Back in January, Marvelous announced, for some unknown reason, Senran Kagura 2 Deep Crimson on 3DS. Well aware that every single fan of the series had migrated to PSVita, the publisher couldn’t just jump ship again without upsetting its audience. They hence had to give something to feed Vita owners. And they did, literally.
Bon Appétit is a rather classic rhythm game which you push buttons following the melodies, but the general subject is cooking. The 22 heroines of Shinobi Versus compete in a cooking tournament, each having her own funny story. Frankly, I didn’t enjoyed the story mode that much : the characters’ motivations are a bit ridiculous and the humor is pretty much a copy of Shinobi Versus. Except for Suzune-sensei, Ikaruga and Murakumo, I found the stories rather boring and artworks not that good.
On the other hand, the gameplay established by Meteorise looked rather solid. First thing, it innovates by making symbols scroll on two lines instead of one. That makes the game quite tricky despite the (large) error margin (almost one second, I checked). The challenge is therefore extremely unsettling at first, but enjoyable in the end.
Why so? Some neurology is in order here (yep, I’m talking neurology from Senran Kagura). Let’s compare with Project Diva : Hatsune Miku, or Vocaloid at large, is thought for composing and listening. As you listen to your Vocaloid songs very often, you keep the rhythm somewhere in mind. So when you start playing Project Diva, your brain doesn’t need to infer the rhythm from the speed and the spacing of the symbols. All it has is to identify the buttons.
That’s your situation when starting Bon Appétit, because you don’t know the songs (which you can listen to freely only after the story mode). Fortunately, the Easy mode is ideal for some training : there are like six times less buttons to push, so everyone can clear the songs. After some time in Easy mode, I could master the Normal mode without much problem. Note that there’s also a Hard mode for those who like to bite the dust, because it’s REALLY hard! As we’re talking about music, I must stress that I really liked most of them. Few are actually voiced songs but the melodies were quite entertaining. Technically speaking, Bon Appétit is on par with Shinobi Versus, which still is one of the most beautiful games on the system, and thus in handheld history. The modeling (as you can see) is incredible and animations seamless, even though the spin-off is less spectacular than the main series.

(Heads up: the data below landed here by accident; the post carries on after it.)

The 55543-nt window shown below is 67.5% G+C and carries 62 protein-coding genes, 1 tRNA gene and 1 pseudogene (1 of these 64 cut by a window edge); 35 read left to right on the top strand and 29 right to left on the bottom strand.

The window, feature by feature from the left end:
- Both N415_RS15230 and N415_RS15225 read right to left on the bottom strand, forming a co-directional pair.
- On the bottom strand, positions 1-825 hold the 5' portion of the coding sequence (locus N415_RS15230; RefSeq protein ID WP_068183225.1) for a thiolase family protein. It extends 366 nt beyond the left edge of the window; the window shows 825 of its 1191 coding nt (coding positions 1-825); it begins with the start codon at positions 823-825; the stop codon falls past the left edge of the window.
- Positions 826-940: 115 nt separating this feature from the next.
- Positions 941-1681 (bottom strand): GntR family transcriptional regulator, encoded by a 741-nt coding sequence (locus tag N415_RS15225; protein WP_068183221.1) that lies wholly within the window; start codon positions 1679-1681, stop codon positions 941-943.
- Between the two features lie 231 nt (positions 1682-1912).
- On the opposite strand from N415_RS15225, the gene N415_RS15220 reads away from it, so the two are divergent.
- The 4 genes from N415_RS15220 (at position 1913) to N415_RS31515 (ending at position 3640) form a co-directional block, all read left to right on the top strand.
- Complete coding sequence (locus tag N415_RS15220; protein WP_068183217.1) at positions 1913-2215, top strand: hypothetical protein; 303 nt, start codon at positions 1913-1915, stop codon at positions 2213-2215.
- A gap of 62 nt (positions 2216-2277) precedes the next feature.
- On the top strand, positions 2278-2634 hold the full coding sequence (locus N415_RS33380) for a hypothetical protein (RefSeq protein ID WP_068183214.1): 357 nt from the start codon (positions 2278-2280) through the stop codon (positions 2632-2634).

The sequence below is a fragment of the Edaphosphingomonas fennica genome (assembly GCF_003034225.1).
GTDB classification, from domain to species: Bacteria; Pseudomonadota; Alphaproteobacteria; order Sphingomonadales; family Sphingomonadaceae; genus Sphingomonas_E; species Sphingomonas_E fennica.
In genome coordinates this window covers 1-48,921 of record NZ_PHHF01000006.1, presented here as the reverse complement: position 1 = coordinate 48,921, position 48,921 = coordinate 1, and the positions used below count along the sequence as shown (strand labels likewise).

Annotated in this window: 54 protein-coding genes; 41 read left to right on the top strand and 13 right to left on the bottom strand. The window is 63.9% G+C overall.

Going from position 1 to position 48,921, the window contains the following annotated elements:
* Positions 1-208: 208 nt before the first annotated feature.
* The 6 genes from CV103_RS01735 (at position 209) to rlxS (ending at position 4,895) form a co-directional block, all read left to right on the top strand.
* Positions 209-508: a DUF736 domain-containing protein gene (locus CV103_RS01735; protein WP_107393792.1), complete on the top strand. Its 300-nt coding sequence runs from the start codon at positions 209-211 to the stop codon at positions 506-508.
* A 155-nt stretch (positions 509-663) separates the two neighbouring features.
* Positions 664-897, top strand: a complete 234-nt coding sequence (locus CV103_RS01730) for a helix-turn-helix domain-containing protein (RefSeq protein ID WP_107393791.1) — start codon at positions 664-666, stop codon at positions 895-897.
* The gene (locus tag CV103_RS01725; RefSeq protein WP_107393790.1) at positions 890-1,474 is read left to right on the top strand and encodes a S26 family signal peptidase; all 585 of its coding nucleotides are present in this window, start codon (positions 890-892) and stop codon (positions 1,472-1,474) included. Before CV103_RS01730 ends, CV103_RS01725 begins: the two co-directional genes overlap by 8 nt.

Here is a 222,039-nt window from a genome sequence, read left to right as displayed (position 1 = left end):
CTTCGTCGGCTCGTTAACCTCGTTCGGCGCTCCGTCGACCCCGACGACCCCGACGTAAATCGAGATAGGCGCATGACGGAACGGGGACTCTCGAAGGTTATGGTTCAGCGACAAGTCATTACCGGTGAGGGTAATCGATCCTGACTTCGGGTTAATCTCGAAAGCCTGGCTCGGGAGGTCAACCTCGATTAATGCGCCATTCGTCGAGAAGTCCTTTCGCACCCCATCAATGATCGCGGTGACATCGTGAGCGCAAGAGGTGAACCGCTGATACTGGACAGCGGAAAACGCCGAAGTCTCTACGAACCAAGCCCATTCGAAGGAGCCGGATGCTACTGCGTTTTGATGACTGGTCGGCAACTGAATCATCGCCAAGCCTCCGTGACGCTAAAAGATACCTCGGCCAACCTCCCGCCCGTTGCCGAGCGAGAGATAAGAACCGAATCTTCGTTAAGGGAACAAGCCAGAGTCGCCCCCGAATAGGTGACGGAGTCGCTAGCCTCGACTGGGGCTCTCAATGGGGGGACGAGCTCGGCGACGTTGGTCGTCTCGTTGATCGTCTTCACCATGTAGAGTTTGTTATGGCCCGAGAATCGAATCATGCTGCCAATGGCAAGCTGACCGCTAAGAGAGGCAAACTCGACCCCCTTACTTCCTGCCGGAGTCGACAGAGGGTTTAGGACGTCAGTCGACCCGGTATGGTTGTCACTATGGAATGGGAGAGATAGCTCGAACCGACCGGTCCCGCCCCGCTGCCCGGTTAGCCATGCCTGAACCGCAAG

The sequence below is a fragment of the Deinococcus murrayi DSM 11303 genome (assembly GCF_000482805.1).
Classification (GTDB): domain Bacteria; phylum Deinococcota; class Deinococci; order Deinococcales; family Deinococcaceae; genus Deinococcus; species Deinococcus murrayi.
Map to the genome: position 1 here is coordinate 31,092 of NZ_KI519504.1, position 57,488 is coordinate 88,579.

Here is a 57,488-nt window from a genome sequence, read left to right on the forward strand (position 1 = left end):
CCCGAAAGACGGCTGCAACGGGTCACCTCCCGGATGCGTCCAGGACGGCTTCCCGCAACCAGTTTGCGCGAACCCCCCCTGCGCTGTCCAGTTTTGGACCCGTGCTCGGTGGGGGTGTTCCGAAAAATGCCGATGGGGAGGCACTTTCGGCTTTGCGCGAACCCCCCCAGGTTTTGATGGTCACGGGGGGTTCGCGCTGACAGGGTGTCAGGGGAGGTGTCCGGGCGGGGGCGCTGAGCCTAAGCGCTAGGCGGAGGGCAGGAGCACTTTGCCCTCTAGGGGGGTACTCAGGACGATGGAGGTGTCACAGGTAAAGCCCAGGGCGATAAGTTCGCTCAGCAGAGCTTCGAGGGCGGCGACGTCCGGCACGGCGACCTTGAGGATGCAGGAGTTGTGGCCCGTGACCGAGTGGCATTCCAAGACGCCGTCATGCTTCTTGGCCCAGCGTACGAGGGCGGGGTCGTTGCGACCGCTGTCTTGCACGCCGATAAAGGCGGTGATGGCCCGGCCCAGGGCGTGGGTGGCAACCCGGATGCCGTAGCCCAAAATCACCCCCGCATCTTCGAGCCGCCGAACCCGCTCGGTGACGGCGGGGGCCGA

Each cooking battle has 3 rounds after which master ninja Hanzô gives his verdict (his tomfooleries become pretty quickly annoying). However, I still don’t understand why the first two are for since victory is decided in the last without any kind of advantage if you win the first two.
The result depends only on your rhythmic performance : don’t expect to choose ingredients or set the microwave-oven, the cooking is just for show and is essentially used for the fan-service. Although it’s again not that different from Shinobi Versus in that department, Bon Appétit throws it lavishly with countless costume destruction, crystal-clear sexual innuendo and seriously borderline poses (NSFW, you have been warned!). The viewer mode (which has been copied many times but never matched) is as good as ever but you do have it in Shinobi Versus.
In short, I think Bon Appetit doesn’t differ enough from Shinobi Versus to be a real must-have. The volume is rather unsatisfying : arcade is useless and free mode of limited interest. It introduces a few nice ideas, but fails to develop them. Hardcore fans in the series might jump into given the reduced price (15-30€ depending if you choose the full game or not).